Use internal packages to protect all your code except what needs a public API. It’s useful to use this even on private projects not intended for public distribution. Set clear boundaries and expectations only exposing use-cases you intend to support. If your API has a small surface, you’ll be free to do internal changes without worrying about releasing a major version due to backward incompatibility and breaking code elsewhere.

If you’re worried about this idea because certainly your code might be useful throughout your team projects, it might be a good time to reflect on the following Go proverb:

A little copying is better than a little dependency. Go Proverbs - Rob Pike - Gopherfest - November 18, 2015

You can even use apidiff, a tool to detect incompatible API changes, to check your API contracts. Watch the GopherCon 2019’s Detecting Incompatible API Changes talk by Jonathan Amsterdam (transcript).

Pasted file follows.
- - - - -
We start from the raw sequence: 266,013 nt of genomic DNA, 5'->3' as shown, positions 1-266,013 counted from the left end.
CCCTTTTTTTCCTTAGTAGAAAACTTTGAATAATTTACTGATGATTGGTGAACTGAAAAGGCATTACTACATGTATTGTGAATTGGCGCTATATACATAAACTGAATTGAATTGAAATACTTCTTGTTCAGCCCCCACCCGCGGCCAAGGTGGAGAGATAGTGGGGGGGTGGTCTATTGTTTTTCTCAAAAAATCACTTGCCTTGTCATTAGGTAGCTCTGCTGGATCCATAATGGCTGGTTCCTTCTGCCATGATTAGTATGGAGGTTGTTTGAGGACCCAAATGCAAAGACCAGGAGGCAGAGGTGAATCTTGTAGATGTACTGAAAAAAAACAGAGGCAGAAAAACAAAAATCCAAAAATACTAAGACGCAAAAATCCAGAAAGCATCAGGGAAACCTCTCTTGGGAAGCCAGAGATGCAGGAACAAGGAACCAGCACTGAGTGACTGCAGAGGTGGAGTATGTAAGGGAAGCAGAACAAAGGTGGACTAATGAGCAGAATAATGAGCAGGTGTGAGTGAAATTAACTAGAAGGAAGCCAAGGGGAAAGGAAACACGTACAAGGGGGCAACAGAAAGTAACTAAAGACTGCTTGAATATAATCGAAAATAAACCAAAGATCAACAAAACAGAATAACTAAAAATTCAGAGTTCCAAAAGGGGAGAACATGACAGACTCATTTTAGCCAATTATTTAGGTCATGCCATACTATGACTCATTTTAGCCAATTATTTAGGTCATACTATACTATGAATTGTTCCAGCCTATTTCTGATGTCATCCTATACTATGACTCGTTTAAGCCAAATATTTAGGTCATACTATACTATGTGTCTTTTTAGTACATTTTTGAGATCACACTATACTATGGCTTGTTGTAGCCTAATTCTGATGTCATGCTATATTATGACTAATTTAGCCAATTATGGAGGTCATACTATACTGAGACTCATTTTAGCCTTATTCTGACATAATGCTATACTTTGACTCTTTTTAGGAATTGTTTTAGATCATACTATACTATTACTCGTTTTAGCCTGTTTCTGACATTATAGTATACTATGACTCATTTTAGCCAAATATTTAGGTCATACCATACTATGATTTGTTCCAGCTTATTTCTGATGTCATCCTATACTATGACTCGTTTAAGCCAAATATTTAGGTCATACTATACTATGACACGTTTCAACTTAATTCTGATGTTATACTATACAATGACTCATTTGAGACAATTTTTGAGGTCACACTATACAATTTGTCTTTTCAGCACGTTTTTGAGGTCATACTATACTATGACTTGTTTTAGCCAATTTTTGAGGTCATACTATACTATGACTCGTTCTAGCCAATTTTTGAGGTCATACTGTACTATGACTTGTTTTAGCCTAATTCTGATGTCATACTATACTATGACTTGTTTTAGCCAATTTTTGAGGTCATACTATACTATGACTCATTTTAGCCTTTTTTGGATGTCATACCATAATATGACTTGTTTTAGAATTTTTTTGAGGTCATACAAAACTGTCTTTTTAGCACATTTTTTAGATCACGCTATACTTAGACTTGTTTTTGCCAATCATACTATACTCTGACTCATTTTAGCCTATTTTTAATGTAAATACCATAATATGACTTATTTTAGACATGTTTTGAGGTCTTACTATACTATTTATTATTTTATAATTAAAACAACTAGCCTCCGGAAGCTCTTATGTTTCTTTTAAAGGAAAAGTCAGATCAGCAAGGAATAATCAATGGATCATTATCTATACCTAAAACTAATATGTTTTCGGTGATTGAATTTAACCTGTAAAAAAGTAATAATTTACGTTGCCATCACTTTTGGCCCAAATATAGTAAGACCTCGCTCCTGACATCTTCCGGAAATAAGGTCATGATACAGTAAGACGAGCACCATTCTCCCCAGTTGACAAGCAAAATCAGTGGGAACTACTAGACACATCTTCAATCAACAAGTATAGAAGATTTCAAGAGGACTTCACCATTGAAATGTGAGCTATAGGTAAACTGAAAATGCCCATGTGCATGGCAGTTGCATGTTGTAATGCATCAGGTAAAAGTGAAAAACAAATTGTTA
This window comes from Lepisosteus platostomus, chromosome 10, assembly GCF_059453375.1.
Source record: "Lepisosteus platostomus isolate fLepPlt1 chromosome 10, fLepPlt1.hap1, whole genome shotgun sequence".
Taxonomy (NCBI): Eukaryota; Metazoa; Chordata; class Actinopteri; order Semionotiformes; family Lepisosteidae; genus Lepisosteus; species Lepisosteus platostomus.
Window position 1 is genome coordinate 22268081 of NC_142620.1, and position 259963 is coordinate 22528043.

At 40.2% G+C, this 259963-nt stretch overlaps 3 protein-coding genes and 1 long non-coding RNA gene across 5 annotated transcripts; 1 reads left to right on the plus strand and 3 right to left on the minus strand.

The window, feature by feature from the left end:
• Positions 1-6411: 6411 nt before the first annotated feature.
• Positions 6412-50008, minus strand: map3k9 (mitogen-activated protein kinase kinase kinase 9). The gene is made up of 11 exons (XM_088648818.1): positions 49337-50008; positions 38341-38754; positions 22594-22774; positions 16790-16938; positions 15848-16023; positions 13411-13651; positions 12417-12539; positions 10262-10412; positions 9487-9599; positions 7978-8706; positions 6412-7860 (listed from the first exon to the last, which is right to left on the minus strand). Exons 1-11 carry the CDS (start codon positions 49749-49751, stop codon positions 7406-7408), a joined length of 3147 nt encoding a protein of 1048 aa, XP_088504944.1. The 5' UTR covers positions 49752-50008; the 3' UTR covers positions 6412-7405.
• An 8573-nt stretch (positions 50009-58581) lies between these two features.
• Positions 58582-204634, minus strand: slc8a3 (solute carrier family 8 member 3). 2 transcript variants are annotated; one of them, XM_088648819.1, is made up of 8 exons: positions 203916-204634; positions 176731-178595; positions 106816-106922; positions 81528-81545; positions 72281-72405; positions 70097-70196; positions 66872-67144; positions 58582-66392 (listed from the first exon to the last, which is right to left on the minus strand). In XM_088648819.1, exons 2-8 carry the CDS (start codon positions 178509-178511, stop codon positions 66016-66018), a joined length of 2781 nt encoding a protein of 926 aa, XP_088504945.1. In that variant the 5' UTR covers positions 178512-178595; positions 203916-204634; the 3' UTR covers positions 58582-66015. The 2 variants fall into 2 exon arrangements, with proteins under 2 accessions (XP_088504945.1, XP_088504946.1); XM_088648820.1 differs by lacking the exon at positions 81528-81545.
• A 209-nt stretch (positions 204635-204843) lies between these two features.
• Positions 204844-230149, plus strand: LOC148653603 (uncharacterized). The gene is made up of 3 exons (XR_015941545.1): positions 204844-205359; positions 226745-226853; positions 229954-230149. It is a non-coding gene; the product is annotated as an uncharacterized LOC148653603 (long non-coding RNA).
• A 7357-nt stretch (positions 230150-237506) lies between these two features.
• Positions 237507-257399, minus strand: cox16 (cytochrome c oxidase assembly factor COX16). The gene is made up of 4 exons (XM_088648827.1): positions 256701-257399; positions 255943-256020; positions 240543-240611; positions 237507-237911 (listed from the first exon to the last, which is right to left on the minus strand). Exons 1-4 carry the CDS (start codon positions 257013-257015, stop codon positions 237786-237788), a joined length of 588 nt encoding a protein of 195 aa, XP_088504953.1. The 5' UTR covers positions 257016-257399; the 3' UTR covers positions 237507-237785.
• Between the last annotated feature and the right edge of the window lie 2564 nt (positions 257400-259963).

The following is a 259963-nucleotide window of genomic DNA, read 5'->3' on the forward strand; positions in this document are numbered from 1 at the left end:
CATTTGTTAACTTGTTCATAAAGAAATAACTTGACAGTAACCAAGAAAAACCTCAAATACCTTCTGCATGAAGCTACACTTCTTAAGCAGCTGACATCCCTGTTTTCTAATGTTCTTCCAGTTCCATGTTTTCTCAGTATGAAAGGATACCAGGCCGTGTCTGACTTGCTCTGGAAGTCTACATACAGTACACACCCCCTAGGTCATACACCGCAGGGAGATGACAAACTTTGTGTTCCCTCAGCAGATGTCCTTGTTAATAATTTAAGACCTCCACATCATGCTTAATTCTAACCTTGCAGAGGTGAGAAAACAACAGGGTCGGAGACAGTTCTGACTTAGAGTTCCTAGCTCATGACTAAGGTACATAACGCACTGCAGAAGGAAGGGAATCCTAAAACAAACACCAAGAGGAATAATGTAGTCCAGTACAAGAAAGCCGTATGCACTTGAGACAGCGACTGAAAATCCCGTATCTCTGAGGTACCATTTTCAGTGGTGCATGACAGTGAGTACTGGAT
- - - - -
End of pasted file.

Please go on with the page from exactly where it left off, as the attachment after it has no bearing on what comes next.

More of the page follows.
Globals and configuration

If you haven’t read yet, see my previous blog post on environment variables, config, secrets, and globals.

You want your code to look clean, but then configuration might get in the way. One possible quick solution is to use a global for passing it around, right? Sure! – If you don’t mind introducing race conditions or making parallel testing impossible. Things can get ugly fast, and the cost of refactoring only increases. Be careful because if you leave making things right for later, later might never come! You usually can pass your configuration explicitly when initializing objects, for example.